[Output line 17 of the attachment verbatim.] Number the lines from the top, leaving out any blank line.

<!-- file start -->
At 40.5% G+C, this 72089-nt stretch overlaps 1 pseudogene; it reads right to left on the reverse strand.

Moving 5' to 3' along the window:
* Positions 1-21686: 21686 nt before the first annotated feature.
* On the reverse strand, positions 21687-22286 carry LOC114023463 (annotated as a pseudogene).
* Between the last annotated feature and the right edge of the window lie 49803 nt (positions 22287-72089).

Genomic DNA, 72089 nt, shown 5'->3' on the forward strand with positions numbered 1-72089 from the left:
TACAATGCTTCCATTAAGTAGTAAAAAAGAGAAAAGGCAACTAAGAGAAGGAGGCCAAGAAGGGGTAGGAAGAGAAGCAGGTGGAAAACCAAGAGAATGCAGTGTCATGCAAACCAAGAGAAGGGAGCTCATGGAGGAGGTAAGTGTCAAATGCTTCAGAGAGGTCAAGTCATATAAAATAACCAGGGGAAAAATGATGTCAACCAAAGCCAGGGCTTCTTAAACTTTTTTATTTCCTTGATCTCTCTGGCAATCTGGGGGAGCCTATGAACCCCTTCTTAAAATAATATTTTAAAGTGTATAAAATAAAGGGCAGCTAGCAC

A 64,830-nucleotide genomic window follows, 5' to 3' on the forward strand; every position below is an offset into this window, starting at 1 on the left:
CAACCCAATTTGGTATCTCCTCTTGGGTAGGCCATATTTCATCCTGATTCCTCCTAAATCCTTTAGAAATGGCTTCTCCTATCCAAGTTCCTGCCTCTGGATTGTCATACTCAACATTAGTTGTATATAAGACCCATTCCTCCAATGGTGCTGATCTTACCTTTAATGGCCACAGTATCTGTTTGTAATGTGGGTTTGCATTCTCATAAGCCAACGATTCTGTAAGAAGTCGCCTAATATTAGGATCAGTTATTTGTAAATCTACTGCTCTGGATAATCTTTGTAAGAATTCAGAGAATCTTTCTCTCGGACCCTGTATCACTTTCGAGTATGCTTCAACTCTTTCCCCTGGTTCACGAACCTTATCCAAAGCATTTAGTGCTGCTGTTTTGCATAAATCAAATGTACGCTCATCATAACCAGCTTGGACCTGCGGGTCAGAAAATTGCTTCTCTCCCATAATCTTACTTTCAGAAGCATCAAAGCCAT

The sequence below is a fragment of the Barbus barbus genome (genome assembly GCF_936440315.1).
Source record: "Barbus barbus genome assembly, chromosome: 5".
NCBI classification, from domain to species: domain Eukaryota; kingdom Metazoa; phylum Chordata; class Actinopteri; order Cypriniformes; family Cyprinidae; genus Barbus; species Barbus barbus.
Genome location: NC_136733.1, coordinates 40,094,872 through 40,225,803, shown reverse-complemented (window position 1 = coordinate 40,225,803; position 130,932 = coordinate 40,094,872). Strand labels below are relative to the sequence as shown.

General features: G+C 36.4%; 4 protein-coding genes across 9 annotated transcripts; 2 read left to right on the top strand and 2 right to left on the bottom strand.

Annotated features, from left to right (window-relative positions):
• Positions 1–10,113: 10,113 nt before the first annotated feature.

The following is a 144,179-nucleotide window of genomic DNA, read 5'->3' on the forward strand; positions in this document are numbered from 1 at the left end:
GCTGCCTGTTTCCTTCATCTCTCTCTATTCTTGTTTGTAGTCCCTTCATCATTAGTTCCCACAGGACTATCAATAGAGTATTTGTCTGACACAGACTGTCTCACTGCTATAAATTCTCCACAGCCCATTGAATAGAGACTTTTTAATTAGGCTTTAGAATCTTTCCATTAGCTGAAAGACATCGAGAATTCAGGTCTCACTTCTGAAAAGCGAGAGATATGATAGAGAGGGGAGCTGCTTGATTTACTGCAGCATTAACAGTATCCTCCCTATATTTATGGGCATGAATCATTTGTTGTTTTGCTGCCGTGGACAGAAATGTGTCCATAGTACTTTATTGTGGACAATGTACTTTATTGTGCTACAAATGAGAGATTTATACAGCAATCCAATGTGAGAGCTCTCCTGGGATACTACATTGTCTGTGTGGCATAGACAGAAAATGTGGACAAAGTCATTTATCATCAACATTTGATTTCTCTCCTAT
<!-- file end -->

The following is a 144,179-nucleotide window of genomic DNA, read 5'->3' on the forward strand; positions in this document are numbered from 1 at the left end: